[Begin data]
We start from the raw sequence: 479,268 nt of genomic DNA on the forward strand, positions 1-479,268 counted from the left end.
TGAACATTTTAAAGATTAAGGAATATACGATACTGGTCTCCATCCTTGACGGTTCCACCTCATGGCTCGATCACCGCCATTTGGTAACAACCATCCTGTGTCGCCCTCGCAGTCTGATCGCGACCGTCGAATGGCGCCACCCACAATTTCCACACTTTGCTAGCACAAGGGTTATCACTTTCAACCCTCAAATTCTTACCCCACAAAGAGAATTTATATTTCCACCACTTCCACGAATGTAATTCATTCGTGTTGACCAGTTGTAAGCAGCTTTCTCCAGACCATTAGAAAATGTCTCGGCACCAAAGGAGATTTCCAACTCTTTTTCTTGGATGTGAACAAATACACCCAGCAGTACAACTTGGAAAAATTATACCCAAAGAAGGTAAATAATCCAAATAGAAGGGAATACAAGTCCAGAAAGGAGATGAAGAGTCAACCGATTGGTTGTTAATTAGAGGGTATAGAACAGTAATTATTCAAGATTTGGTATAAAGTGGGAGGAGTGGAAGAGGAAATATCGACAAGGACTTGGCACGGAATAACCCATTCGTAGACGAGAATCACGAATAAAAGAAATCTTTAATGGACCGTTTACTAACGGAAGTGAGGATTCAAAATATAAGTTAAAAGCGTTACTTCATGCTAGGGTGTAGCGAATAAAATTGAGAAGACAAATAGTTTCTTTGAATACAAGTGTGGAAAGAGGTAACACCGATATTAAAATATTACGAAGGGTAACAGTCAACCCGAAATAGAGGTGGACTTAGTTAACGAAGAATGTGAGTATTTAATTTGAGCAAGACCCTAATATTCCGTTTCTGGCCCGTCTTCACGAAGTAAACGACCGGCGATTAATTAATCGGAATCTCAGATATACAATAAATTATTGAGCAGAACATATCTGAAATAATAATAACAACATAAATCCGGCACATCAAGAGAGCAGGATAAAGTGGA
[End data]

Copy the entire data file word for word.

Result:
We start from the raw sequence: 479,268 nt of genomic DNA on the forward strand, positions 1-479,268 counted from the left end.
TGAACATTTTAAAGATTAAGGAATATACGATACTGGTCTCCATCCTTGACGGTTCCACCTCATGGCTCGATCACCGCCATTTGGTAACAACCATCCTGTGTCGCCCTCGCAGTCTGATCGCGACCGTCGAATGGCGCCACCCACAATTTCCACACTTTGCTAGCACAAGGGTTATCACTTTCAACCCTCAAATTCTTACCCCACAAAGAGAATTTATATTTCCACCACTTCCACGAATGTAATTCATTCGTGTTGACCAGTTGTAAGCAGCTTTCTCCAGACCATTAGAAAATGTCTCGGCACCAAAGGAGATTTCCAACTCTTTTTCTTGGATGTGAACAAATACACCCAGCAGTACAACTTGGAAAAATTATACCCAAAGAAGGTAAATAATCCAAATAGAAGGGAATACAAGTCCAGAAAGGAGATGAAGAGTCAACCGATTGGTTGTTAATTAGAGGGTATAGAACAGTAATTATTCAAGATTTGGTATAAAGTGGGAGGAGTGGAAGAGGAAATATCGACAAGGACTTGGCACGGAATAACCCATTCGTAGACGAGAATCACGAATAAAAGAAATCTTTAATGGACCGTTTACTAACGGAAGTGAGGATTCAAAATATAAGTTAAAAGCGTTACTTCATGCTAGGGTGTAGCGAATAAAATTGAGAAGACAAATAGTTTCTTTGAATACAAGTGTGGAAAGAGGTAACACCGATATTAAAATATTACGAAGGGTAACAGTCAACCCGAAATAGAGGTGGACTTAGTTAACGAAGAATGTGAGTATTTAATTTGAGCAAGACCCTAATATTCCGTTTCTGGCCCGTCTTCACGAAGTAAACGACCGGCGATTAATTAATCGGAATCTCAGATATACAATAAATTATTGAGCAGAACATATCTGAAATAATAATAACAACATAAATCCGGCACATCAAGAGAGCAGGATAAAGTGGA